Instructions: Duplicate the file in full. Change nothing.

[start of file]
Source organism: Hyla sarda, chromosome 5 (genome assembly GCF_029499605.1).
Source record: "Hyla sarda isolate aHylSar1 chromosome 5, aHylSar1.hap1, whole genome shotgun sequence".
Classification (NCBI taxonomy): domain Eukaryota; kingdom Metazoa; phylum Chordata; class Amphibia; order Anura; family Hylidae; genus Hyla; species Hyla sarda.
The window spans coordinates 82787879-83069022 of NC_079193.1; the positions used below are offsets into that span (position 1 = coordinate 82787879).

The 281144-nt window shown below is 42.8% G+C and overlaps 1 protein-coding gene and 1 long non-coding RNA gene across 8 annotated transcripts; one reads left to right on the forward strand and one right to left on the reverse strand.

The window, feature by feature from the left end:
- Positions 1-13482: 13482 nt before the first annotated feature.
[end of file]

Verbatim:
Source organism: Hyla sarda, chromosome 5 (genome assembly GCF_029499605.1).
Source record: "Hyla sarda isolate aHylSar1 chromosome 5, aHylSar1.hap1, whole genome shotgun sequence".
Classification (NCBI taxonomy): domain Eukaryota; kingdom Metazoa; phylum Chordata; class Amphibia; order Anura; family Hylidae; genus Hyla; species Hyla sarda.
The window spans coordinates 82787879-83069022 of NC_079193.1; the positions used below are offsets into that span (position 1 = coordinate 82787879).

The 281144-nt window shown below is 42.8% G+C and overlaps 1 protein-coding gene and 1 long non-coding RNA gene across 8 annotated transcripts; one reads left to right on the forward strand and one right to left on the reverse strand.

The window, feature by feature from the left end:
- Positions 1-13482: 13482 nt before the first annotated feature.